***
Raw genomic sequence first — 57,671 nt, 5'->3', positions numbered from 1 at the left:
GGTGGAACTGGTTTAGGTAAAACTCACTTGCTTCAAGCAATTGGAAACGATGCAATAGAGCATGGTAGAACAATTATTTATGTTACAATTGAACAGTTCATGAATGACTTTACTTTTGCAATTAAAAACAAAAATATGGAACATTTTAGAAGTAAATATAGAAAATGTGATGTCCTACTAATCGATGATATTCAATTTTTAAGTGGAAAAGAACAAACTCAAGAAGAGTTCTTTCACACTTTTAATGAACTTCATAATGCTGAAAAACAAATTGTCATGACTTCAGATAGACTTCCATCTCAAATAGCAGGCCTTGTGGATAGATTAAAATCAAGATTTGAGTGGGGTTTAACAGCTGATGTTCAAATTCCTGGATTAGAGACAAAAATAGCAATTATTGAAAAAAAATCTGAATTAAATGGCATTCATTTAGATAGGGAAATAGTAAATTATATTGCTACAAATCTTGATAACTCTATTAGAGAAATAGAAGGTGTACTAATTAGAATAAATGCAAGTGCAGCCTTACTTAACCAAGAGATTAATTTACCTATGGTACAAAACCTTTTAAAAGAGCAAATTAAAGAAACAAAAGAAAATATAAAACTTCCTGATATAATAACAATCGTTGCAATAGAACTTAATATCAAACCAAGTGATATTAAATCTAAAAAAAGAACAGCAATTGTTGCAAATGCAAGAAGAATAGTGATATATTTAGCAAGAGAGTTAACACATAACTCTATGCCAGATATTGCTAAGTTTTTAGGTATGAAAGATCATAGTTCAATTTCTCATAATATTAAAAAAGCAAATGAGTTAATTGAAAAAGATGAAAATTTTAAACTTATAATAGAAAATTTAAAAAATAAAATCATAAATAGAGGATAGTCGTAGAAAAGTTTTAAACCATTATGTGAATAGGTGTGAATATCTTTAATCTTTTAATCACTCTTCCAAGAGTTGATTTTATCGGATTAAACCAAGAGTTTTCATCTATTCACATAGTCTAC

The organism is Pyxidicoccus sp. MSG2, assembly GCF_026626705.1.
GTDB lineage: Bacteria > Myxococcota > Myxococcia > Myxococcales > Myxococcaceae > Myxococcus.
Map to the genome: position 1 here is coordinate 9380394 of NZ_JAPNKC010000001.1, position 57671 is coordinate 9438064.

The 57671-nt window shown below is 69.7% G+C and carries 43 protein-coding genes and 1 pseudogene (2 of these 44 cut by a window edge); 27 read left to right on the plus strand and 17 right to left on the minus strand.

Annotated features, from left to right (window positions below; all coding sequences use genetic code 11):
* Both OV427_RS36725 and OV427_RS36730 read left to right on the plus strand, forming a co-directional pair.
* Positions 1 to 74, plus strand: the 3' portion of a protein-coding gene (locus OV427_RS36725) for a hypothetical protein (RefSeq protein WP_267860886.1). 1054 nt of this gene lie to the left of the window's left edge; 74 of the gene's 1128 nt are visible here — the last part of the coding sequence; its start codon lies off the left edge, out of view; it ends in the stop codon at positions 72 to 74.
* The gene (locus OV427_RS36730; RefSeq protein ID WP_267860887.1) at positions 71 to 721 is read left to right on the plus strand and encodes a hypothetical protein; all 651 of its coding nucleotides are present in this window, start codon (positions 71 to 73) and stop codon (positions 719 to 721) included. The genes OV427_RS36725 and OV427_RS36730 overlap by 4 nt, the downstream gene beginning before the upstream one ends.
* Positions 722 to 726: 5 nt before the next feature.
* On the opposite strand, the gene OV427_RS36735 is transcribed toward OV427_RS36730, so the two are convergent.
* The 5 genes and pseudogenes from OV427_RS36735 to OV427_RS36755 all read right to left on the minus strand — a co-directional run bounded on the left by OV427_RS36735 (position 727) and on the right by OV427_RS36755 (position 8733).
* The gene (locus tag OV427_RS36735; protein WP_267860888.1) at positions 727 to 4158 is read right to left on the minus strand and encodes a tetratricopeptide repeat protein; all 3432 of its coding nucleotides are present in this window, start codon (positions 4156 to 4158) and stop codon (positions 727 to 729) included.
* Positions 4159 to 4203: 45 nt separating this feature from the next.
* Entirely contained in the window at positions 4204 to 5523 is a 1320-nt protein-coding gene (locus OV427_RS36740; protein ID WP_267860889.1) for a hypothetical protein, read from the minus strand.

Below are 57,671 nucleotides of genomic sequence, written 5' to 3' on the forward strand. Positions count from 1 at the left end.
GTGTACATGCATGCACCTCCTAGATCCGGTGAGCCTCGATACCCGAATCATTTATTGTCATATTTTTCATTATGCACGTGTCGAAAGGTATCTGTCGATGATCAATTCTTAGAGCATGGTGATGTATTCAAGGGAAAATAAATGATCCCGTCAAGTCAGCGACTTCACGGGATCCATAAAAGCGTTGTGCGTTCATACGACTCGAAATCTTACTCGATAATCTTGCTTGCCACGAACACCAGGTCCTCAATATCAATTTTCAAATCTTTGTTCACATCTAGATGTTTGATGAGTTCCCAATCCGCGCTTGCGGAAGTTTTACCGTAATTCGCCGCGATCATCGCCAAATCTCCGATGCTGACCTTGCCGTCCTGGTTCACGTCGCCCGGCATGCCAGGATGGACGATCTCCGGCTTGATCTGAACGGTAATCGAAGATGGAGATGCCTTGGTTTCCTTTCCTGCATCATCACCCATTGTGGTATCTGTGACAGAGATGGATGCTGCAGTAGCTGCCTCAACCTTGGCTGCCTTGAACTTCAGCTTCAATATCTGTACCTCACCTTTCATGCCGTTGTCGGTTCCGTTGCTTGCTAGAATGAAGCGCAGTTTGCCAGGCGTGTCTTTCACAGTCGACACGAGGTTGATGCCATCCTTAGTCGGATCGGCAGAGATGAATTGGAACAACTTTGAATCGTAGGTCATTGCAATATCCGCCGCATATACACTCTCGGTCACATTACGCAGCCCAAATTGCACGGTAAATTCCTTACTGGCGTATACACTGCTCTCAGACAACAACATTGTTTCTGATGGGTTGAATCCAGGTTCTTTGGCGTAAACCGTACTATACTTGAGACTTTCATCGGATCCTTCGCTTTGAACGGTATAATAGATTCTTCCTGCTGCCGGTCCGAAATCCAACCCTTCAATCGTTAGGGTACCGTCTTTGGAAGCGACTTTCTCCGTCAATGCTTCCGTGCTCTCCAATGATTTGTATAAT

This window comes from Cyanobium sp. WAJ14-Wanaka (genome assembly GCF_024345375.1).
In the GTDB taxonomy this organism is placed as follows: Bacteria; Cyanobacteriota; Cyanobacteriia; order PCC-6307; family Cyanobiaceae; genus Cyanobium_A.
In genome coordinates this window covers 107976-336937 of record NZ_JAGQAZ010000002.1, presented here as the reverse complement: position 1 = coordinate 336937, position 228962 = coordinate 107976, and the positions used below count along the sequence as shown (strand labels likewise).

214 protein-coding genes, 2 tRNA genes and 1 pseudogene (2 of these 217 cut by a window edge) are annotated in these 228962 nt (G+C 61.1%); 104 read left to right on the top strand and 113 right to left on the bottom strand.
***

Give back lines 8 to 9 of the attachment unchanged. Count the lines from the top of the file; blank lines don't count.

* Both OV427_RS36725 and OV427_RS36730 read left to right on the plus strand, forming a co-directional pair.
* Positions 1 to 74, plus strand: the 3' portion of a protein-coding gene (locus OV427_RS36725) for a hypothetical protein (RefSeq protein WP_267860886.1). 1054 nt of this gene lie to the left of the window's left edge; 74 of the gene's 1128 nt are visible here — the last part of the coding sequence; its start codon lies off the left edge, out of view; it ends in the stop codon at positions 72 to 74.